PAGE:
The Friday Night Lights in western PA feature more than talented high school football stars. Dedicated fans also can catch a glimpse of some amazing performances by local marching bands at halftime. Band enthusiasts look forward to the spectacular displays of musical talent mixed with theatrical components and tight choreography.
Marching bands are hardly a new thing. Their origins trace back to the medieval era when musicians were tasked with maintaining morale for soldiers. Modern-day marching bands evolved from these military bands, which have existed for more than a century. For local high school musicians, the marching band is one more opportunity to perform and hone their musical skills.
Some local marching bands take the love of their craft one step further by competing against other marching bands throughout the year. Joining the Pennsylvania Interscholastic Marching Band Association (PIMBA) is the best way to identify local competitions. PIMBA launched in 1996 with 17 founding member bands, and its sole purpose is to provide a philosophical and organizational structure for marching band field competitive events in southwestern Pennsylvania.
To accomplish this, the organization promotes participation in marching band field events; promotes the art form of competitive marching band based on fundamental principles of music education, and promotes cooperation and respect among all bands, directors, staff, student members, parents, parent organizations, judges, and all others affiliated with the organization.
The 2022 regular season schedule is already posted for members, and competing bands hope to advance to the PIMBA Championships on October 22 at Norwin High School in North Huntingdon.
Chris Snyder, Deer Lakes Marching Band director and PIMBA president, said his marching band competes in four or five shows each season. They also perform in noncompetitive festivals and other events.
“Our primary participation is in PIMBA. We have also participated in Bands of America and U.S. Bands programs, which are more regional and national circuits,” he explained.
Snyder said that Deer Lakes tries to schedule as many competitions as they can to give students plenty of opportunities to perform. “It’s not necessarily about scores or competing, it’s more the chance for students to perform,” he said. “We look at the football schedule, homecoming dates, SAT schedules and other various potential conflicts to help us decide when we’re available, and then we fill our weekends with as many shows as we can.”
Nick Barthen, marching band director at Moon Area High School, said that he shares Snyder’s goal of providing as many opportunities for his band to perform as possible each season. “It’s not about winning or the recognition,” he said. “It’s just another venue. It’s just kids making music on the field and another opportunity for people to enjoy our kids throughout their high school marching band careers.”
Just because they don’t prioritize winning doesn’t mean that it’s any less stressful to prepare for competition. It takes a lot of time and effort from the band directors and the band members to pull it off. Without this commitment, competition season can be a waste of time.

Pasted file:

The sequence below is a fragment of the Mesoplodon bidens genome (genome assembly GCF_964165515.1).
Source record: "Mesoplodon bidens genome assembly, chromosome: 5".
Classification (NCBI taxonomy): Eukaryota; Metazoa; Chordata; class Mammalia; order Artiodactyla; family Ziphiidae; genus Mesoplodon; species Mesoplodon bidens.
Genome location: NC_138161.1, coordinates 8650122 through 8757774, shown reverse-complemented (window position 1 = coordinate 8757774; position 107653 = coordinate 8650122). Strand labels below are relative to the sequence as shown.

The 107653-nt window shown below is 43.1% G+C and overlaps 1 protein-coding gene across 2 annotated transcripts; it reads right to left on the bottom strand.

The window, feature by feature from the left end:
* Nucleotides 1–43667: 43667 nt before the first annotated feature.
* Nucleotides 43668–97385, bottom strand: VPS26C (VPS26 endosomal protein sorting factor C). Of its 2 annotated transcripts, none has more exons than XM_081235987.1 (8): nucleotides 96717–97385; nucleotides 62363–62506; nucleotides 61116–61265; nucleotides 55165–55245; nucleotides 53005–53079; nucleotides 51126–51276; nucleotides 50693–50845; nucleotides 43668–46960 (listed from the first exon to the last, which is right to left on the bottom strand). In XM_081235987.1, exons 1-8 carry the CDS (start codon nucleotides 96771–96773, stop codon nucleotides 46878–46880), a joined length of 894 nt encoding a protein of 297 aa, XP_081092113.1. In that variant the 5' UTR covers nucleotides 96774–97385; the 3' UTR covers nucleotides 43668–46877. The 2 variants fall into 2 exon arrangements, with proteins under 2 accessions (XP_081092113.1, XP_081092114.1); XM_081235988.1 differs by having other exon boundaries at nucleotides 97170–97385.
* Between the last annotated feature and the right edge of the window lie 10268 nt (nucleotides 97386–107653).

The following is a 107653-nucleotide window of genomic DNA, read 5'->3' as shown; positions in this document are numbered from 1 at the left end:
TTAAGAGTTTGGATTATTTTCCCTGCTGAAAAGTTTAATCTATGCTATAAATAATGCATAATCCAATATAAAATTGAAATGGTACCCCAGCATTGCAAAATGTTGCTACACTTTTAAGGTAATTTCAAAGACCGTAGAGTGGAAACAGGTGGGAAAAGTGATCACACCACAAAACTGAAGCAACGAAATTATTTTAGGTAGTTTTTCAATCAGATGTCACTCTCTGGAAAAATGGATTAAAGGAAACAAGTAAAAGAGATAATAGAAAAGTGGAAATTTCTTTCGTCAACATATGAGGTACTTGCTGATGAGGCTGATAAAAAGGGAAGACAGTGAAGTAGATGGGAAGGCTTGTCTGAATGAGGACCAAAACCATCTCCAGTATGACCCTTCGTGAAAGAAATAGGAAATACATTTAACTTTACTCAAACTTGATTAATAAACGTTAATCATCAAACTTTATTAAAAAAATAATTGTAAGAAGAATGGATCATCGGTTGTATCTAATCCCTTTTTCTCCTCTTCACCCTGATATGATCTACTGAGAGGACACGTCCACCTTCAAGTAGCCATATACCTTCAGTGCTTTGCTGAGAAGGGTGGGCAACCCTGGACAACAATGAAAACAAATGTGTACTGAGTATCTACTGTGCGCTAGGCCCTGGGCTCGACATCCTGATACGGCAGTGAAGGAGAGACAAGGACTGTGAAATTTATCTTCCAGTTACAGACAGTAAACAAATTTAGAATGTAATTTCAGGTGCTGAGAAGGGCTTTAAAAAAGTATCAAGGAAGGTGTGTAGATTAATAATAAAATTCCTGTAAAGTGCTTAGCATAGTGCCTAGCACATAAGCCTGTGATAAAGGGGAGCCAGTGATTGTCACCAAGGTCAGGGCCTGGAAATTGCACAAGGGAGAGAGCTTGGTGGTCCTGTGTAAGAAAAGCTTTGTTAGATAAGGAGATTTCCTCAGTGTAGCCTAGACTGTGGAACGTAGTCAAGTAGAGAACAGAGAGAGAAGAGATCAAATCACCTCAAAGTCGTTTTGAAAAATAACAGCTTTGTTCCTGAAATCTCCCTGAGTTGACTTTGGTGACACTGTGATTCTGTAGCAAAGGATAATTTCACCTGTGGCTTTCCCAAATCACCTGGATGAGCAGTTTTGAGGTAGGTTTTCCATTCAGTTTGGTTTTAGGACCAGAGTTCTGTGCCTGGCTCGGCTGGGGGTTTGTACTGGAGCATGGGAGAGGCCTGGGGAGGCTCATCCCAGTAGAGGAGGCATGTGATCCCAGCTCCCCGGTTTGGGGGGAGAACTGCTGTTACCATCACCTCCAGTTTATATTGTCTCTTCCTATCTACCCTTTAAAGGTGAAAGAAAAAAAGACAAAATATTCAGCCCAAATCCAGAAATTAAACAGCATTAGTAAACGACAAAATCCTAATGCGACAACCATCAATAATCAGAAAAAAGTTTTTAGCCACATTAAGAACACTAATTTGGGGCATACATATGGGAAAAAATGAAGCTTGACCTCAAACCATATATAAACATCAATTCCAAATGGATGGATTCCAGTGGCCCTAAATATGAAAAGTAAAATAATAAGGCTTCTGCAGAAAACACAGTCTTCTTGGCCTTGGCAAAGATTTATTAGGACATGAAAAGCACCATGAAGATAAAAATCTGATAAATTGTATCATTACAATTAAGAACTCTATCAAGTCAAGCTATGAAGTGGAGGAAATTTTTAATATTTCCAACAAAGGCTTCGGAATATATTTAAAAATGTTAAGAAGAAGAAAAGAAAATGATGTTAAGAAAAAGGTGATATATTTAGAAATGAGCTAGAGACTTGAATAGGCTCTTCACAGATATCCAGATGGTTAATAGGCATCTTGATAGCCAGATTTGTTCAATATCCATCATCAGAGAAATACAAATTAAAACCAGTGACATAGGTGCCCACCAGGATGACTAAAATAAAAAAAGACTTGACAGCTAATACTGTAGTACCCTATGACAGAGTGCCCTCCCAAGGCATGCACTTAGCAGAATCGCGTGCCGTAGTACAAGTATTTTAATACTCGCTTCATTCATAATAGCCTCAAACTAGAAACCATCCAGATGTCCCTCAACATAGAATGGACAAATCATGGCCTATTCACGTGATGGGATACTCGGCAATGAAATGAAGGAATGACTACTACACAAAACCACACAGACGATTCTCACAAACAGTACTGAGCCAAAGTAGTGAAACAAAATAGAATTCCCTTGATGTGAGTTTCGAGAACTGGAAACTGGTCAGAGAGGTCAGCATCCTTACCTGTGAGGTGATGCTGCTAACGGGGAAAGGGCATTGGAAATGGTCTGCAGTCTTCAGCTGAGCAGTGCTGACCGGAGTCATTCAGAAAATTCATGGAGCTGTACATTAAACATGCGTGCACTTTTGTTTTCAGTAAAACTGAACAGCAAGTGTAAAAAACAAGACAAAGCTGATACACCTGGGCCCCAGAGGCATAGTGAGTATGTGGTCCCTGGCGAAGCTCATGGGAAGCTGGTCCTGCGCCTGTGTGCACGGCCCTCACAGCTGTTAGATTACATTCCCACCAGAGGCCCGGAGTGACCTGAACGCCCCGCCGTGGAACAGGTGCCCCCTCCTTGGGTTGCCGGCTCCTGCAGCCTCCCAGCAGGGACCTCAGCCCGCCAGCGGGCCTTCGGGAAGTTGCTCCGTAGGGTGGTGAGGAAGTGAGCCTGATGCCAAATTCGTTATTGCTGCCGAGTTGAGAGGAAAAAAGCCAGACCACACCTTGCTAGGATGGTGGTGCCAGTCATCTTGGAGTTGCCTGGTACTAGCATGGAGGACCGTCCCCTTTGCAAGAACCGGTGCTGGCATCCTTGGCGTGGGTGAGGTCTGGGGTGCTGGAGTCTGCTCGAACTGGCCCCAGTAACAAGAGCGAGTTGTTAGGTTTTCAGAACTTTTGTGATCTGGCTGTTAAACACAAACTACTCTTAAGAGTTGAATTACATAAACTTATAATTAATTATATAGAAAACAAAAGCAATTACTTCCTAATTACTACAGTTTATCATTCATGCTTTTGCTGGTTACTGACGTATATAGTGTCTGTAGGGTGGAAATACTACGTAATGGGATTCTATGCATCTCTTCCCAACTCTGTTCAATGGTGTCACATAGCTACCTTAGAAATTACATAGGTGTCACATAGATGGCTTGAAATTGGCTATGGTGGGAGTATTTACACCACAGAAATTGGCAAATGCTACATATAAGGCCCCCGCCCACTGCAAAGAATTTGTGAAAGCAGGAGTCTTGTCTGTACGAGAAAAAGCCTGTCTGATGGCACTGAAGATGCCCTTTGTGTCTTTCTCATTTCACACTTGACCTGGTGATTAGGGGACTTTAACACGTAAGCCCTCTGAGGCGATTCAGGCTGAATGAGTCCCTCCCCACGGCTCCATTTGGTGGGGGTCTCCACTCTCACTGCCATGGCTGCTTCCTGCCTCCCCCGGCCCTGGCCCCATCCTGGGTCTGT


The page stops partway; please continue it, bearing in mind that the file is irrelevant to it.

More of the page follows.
Barthen said along with himself, Moon’s two assistant band directors, music writer, and program coordinator start the planning process in November for the following competition season. During the following weeks and months, the team narrows their options before picking a final theme. Competition themes can be based on anything: colors, words, even musical artists. Then they take this concept and shape a performance around it.
PIMBA competitions do not require a specific theme or genre, Snyder said. “Bands will plan, design and come up with their own theme annually. That’s the really great thing about PIMBA. You are critiqued and judged based on what you do, not on everyone else.
“It’s really about the education,” he added. “Everyone is just trying to improve from week to week throughout the season.”
Snyder said that Deer Lakes starts its planning in January each year, with staff members meeting to discuss design and music choices. “Sometimes, I will compose or arrange our music myself, which adds quite a bit of time toward the preparation,” he said. “Then, there is drill writing and choreography for the auxiliary, which takes substantial time.”
Deer Lakes holds two weeks of band camp at the start of August to put most of the show together. Twice-weekly rehearsals continue during the school year. “On days of competitions, we usually rehearse for a few hours in the morning to prep for the day, then break for lunch, load up the trailers with equipment, and head out to our performance venue,” Snyder said.
Moon holds a three-day music camp in June when marching band members receive the music for that year’s theme. Starting July 19, the band meets three days a week for band camp. “We treat football season like another opportunity to practice, perform, entertain, and become more confident in our skills,” said Barthen. “The more we perform, the more we change and add things, depending on how everything flows.”
While both Deer Lakes and Moon do well at competitions, that’s not their main priority. Both Barthen and Snyder said the feedback from judges is a valuable learning tool for student musicians and marching band directors.
“They give us feedback on changes we could make for future competitions as part of their commentary on our performances,” said Barthen. “As educators, you always want to get better at your craft. We might be neglecting things that need to be fixed.”
As a bonus, student musicians in the band can hear critiques from someone outside their own organizations.
Marching band enthusiasts ready for the start of the season can check out the 2022 PIMBA competition schedule at www.pimba.org.